Posted by: Lisa Hill | May 9, 2009

A Tale of a Tub, by Jonathan Swift


Jonathon Swift (1667-1745)

I knew from the first instalment from Daily Lit that this was not going to be easy.  What I did not know was whether it was going to be worth it, because it’s not a work that I had ever heard of.  Swift wrote it in 1697, and his sentence structure is challenging to say the least. Still there were only 42 instalments, and they’re short, so I decided to press on if for no other reason than to stretch the brain…

Instalment 2 turned out to be funny, and made me wonder whether or not we bloggers might not take heed of the writers whose prefaces Swift satirically quotes:

One begins thus: “For a man to set up for a writer when the press swarms with,” &c
Another: “The tax upon paper does not lessen the number of scribblers who daily pester,” &c
Another: “When every little would-be wit takes pen in hand, ’tis in vain to enter the lists,” &c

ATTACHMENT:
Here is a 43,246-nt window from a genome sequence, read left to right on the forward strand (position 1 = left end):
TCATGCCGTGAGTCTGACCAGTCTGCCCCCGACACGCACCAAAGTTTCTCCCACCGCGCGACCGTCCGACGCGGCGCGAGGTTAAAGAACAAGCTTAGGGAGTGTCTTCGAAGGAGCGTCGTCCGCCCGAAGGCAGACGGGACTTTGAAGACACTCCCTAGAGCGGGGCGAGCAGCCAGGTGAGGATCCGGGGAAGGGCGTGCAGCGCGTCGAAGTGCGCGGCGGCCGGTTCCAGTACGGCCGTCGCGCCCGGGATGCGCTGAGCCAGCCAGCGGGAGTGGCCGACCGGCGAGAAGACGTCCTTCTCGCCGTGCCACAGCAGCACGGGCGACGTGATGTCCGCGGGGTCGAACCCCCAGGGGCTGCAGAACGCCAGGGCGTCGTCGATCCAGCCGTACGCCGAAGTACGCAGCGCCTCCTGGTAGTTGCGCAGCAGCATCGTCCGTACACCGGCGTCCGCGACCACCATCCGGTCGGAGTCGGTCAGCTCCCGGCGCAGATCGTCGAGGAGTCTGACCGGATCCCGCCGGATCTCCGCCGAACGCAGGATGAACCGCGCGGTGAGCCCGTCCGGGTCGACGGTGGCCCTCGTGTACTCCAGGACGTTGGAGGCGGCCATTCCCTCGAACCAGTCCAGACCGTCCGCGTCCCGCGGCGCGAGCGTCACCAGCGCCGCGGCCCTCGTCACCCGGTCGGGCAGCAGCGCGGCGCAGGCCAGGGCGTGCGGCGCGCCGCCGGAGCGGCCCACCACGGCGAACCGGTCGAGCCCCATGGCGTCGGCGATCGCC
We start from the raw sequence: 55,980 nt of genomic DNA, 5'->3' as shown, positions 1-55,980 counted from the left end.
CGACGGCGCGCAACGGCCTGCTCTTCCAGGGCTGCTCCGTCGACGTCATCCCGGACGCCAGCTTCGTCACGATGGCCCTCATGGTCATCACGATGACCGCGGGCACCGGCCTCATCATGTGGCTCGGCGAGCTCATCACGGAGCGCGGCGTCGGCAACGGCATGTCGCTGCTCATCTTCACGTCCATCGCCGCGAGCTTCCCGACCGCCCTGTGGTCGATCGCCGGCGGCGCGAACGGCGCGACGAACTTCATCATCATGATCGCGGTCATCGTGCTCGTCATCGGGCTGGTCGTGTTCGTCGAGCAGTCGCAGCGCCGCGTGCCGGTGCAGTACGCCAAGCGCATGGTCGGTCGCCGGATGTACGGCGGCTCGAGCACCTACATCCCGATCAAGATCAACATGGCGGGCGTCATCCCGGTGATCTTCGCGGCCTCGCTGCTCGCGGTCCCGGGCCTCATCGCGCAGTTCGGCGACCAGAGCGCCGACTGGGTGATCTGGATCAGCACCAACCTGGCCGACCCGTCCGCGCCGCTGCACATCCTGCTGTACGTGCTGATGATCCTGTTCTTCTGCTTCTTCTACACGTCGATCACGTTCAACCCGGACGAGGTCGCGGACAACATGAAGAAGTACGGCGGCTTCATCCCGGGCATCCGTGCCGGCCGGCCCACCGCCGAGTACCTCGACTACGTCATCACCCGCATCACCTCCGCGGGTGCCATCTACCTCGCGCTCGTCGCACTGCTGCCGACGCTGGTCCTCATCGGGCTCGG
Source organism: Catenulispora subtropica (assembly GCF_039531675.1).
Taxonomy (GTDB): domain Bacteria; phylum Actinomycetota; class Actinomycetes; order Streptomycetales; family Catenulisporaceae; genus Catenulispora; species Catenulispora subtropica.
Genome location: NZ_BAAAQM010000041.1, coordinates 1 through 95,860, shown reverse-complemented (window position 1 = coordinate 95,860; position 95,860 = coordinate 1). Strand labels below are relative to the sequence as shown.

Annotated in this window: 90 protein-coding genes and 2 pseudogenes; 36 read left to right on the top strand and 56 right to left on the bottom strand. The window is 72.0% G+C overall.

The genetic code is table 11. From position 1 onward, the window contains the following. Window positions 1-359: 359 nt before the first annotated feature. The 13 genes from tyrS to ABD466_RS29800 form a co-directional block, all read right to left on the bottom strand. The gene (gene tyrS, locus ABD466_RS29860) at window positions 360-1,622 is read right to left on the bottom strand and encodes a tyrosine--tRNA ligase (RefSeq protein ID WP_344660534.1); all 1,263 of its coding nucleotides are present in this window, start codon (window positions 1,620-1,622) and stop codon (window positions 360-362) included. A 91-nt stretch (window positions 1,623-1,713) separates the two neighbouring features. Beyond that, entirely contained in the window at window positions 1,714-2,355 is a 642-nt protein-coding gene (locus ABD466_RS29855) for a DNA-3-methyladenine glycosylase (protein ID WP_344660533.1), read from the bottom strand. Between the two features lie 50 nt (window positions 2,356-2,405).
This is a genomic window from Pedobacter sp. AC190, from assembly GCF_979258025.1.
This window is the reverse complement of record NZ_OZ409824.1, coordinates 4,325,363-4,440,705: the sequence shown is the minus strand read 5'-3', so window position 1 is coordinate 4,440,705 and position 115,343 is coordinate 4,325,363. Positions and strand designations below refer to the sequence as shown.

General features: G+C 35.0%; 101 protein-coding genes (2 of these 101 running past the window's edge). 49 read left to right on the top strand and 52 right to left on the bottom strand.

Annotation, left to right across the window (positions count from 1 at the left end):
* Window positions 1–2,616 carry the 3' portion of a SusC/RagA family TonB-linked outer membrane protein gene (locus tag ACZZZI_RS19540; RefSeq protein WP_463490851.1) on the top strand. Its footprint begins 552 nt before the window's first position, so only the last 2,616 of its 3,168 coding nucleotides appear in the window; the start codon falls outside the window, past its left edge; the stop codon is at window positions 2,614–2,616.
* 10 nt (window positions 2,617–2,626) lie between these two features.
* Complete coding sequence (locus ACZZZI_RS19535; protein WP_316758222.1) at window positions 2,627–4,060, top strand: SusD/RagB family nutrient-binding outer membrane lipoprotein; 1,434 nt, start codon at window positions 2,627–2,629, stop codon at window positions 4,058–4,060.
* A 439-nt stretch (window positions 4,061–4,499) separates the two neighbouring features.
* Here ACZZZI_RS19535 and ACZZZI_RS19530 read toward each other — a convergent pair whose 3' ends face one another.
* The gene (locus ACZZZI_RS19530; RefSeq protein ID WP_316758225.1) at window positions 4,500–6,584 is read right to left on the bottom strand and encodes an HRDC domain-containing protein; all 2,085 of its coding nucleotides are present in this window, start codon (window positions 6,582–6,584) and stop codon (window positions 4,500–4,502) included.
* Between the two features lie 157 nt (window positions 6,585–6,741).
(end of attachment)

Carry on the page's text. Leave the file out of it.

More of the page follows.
Another: “To observe what trash the press swarms with,” &c Another: “Sir, it is merely in obedience to your commands that I venture into the public, for who upon a less consideration would be of a party with such a rabble of scribblers,” &c

Well, there are a lot of us about now!

There are some very amusing contentions.  Having satirised his own ability to satirise, Swift tells is that

the wisdom of our ancestors being highly sensible, has, to encourage all aspiring adventures, thought fit to erect three wooden machines for the use of those orators who desire to talk much without interruption. These are the Pulpit, the Ladder, and the Stage-itinerant.

He obviously didn’t foresee the rise of blogging – where devotees may blunder about in prose without any interruption whatsoever!  (We can even block comments, though I think that’s a bit unsporting.)

It seems that the more things change, however, the more things stay the same.  Was it just last night we were bemoaning the modern tendency to dumb down VCE reading lists because young people can’t/won’t read anything complex?

But the greatest maim given to that general reception which the writings of our society have formerly received, next to the transitory state of all sublunary things, has been a superficial vein among many readers of the present age, who will by no means be persuaded to inspect beyond the surface and the rind of things; whereas wisdom is a fox, who, after long hunting, will at last cost you the pains to dig out.